As a bird watching enthusiast, you have to explore the wilderness of your neighborhood to catch a glimpse of different types of birds. While that increases your chances of spotting rare birds which don't frequent your garden much, one has to understand that bird watching is not just restricted to such rare birds alone. Even some common songbird which often visit your home has several interesting attributes which you as a bird watching enthusiast are bound to relish; but for that you will have to do something to attract these birds and make sure that they stay in your garden for a while.
Safflower Seeds for Birds
One of the easiest measure of doing this is to install bird feeders in your garden. There is a slight problem though, as these feeders don't just attract songbirds, but also attract squirrels, grackles and other notorious species which chase away the songbirds. So, how do you get rid of squirrels and other aggressive birds? One of the simplest measure is to resort to safflower seeds which act as a repellent for most of these invasive creatures.
Even though these seeds are quite valuable in terms of nutrition owing to their high fat and protein content, their bitter taste doesn't go well with all the species. Widely used for producing edible oil at one point of time, today safflower seeds are also used for making the bird feeders squirrel-proof. While their bitter taste is known to repel birds, not all birds in your neighborhood will detest them. There do exist quite a few species of birds which feed on safflower seeds.
Birds that Feed on Safflower Seeds
As we mentioned earlier, seeds of safflower don't just provide various nutrients for songbirds, but also double up as repellents for some larger, aggressive birds as well as rodent species. The list of birds which eat safflower seeds is topped by the cardinals - crested thick-billed North American birds. Other than these bright red birds, songbirds like chickadees, titmice, grosbeaks, buntings, nuthatches, etc. also feed on these bitter seeds which the larger, aggressive species detest.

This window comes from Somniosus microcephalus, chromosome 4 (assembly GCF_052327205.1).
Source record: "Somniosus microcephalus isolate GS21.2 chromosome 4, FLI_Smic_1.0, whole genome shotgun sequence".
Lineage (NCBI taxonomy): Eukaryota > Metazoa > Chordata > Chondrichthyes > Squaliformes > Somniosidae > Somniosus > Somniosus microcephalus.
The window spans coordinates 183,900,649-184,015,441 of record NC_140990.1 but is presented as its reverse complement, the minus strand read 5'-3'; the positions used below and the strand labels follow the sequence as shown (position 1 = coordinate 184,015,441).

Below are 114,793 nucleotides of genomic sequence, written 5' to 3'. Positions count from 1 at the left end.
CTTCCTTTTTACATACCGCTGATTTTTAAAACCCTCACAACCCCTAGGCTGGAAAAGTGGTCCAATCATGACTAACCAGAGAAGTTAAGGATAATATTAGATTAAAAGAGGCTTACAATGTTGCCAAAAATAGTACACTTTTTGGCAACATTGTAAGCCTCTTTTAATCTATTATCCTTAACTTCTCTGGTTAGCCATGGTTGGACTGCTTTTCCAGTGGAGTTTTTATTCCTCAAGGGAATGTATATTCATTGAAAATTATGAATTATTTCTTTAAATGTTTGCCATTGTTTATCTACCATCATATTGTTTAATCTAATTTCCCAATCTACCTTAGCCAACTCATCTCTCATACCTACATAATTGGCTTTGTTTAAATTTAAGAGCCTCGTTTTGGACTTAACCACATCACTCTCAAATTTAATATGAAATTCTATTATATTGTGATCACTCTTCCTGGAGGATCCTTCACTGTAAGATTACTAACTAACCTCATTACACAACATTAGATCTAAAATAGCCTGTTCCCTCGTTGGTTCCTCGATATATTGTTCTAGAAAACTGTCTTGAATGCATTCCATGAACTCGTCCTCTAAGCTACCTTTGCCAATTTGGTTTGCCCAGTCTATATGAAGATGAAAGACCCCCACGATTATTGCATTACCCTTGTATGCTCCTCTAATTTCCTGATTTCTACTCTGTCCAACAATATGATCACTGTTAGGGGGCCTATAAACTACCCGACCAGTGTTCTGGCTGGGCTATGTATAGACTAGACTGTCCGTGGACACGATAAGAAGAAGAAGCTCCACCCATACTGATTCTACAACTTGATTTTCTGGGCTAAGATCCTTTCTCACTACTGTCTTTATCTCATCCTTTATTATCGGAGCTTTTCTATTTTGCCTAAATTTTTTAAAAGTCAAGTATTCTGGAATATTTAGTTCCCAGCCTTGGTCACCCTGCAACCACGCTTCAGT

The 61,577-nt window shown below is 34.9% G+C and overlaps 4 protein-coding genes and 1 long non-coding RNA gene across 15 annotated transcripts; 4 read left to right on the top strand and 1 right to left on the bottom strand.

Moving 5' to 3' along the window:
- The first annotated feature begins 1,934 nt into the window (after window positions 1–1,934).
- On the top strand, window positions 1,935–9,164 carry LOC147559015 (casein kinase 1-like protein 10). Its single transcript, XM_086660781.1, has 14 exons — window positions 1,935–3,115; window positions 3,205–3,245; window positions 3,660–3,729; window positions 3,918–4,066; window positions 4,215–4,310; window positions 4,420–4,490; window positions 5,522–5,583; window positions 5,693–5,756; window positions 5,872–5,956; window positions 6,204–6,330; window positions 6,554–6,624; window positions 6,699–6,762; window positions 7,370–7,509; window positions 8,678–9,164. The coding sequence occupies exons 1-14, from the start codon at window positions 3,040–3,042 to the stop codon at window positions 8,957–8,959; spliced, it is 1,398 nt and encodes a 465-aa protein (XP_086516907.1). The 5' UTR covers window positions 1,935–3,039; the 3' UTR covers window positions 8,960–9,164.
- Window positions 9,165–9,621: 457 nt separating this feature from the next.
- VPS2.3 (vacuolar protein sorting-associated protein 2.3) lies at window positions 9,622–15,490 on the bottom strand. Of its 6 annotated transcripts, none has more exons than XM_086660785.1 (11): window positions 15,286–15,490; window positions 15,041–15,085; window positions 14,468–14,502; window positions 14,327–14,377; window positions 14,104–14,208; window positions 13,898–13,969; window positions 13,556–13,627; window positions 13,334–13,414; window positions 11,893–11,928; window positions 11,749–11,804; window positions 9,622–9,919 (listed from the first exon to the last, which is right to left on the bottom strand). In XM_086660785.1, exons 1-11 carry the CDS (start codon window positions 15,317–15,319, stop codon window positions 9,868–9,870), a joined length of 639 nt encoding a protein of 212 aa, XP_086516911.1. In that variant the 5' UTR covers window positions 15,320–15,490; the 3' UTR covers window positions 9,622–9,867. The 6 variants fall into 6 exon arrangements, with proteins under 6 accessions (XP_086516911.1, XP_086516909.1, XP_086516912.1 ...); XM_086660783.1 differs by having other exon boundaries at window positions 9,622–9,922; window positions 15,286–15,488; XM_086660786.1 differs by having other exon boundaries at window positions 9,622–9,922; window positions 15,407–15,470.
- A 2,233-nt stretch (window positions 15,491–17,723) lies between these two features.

Some species of woodpecker, such as the Downy woodpecker - a small North American woodpecker typically characterized by black and white plumage, and a small bill, also feed on safflower seeds. Yet another species which will feed on these seeds without any problem is the mourning dove - a wild dove native to the United States typically characterized by its mournful call.
Then there exist some species which avoid eating these seeds for their bitter taste. These include the grackle - the long-tailed American blackbird typically characterized by iridescent black plumage, starlings - the small to medium-sized passerine birds which have been recently introduced in North America, various species of blackbird, and so on. All these species are notorious as 'feeder hogs' - a term bestowed upon them for their tendency to chase other bird species away from the feeders. While the squirrels, who are known to pounce on bird feeders, also detest the bitter taste of safflower seeds, chipmunks do feed on them.
While the use of these seeds in bird feeders will help you do away with feeder invaders, it may take some time for you to see the actual results. Some people do complain that this method doesn't help in case of squirrel invasion. Though in rare cases, squirrels do feed on these bitter seeds when they are mixed with other bird foods. In such circumstances, resorting to safflower seeds alone without mixing them with any other bird food can be of a great help.